Roald Dahl: Students work through scripts from Matilda and Charlie and the Chocolate Factory. They develop skills needed to create a performance while using a script such as characterisation.

Devising: Students will create a number of devised pieces using different stimulus as inspiration and drawing on skills they have learnt over the year.

Year 8


Blues: Students learn about the history of the Blues and why it is such an influential genre of music. They learn about the different stylistic features of the Blues such as 12 bar blues chord structure; walking bass; and improvisation.

Instruments of the Orchestra: Students learn about the 4 different instrument families and the instruments within them. They learn melodic themes from Peter and the Wolf and also develop listening skills in reference to instruments and characters.

Soundtracks: Students learn about the stylistic features of different types of film music and how it can create a specific atmosphere.

Soundtrack composition: Building on unit 3, students compose their own soundtracks.

World Music: Students explore music from around the world to show them how different areas of the world have their own styles and the key features of these.


Dance around the world: This unit explores dance from different parts of the world, allowing students to create their own dances inspired by different dance styles.

Dance through the decades: Students explore a range of different dance styles and will find out how each decade influenced the next.

Urban Vs Contemporary: This will give the student an opportunity to create a dance working from a stimulus and using two dance styles.

Nutcracker: Students will be introduced to a professional dance work and learn dance repertoire.

Into the Hoods: Students will create their own choreography based on fairy tales and will explore the choreographic process.

Choreographing to a stimulus: Students will explore a range of stimuli’s to learn how to show a theme through dance using ASDR and choreographic devices.


Physical and Vocal skills: Students spend time looking at key competencies and their importance when performing e.g. Voice projection and Body Language.

Stimulus: Students use a range of stimulus e.g. a song or picture, to create work and put competencies they learnt the previous half term into practice.

History: Students research a historical event and turn it into a dramatic adaption, ensuring it is factually correct.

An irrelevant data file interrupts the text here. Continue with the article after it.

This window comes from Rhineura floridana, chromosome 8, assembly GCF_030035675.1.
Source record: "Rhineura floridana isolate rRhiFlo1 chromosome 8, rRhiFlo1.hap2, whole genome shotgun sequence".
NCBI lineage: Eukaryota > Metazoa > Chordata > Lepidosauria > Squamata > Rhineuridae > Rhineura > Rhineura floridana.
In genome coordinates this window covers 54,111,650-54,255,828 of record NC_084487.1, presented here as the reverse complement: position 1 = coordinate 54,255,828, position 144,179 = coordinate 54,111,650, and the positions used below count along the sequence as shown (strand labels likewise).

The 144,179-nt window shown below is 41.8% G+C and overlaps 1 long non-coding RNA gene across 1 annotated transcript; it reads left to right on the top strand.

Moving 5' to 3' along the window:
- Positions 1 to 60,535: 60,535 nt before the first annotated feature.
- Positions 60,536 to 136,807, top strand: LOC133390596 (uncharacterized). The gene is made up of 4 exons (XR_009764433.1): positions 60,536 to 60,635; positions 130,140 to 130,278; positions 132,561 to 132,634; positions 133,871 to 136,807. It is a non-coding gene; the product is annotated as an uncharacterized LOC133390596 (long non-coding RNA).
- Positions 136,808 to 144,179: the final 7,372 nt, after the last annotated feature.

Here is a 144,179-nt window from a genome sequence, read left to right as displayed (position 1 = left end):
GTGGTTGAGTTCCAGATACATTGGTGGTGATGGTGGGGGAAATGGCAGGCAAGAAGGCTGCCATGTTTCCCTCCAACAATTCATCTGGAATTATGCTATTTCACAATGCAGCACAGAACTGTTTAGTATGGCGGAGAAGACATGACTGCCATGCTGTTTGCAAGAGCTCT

Willy Russell: Students will look at two of Russell’s best known works and perform using a mix of devised and scripted work whilst applying a range of competencies.

Physical Theatre: Students will learn about physical theatre and how it can be effective for either a full performance or for certain scene.

Shakespeare: Students will look at perform extracts from Shakespeare scripts and develop an understanding of the language used.

Year 9


Understanding Music Theory: Students learn about different areas of music theory such as: reading music on the treble and bass clef; major and minor chords; and analysing the musical elements within pieces of music.

Riffs and Hooks: Students learn about the difference between Riffs and Hooks and how they are used within the popular music genre.

Music Technology: Learning skills of how to use DAWs (digital audio workstations such as GarageBand) effectively to compose and produce music. For example – EDM: Students learn about Electronic Dance Music and the key stylistic features of the genre. They then create their own example of EDM using music technology.

Reinterpreting a Song: Students are given a brief and work practically to explore this. They must recreate an existing song but in a different genre, using all of their knowledge of different stylistic features learnt so far.


Exploring dance styles: They will explore a range of dance and their stylistic features before using this knowledge to create an overall dance based on a stimulus.

Musical theatre: Students will explore how a stimulus can be used to create a story line. They will also learn repertoire from professional works.

Segregation: Students will look at 3 different dance styles and how they explore the theme of segregation.


Devising: Students create devised work from a stimulus and develop their performance, showing that they can incorporate skills learnt throughout KS3.

Monologues: Students explore the 4 different types of monologues and where they could use each one, before writing and and performing their own monologue.

Theatre in Education: Students look at why Theatre in Education is important and create performances designed to educate 3 different audiences.

Script work: Students will look at 2 different plays by the same playwright and work towards performing extracts of them, while learning Brechtian techniques.

Performing to a Brief: Students will be given a stimulus and a brief to create a 10 minute performance using all the competencies they have learnt during KS3.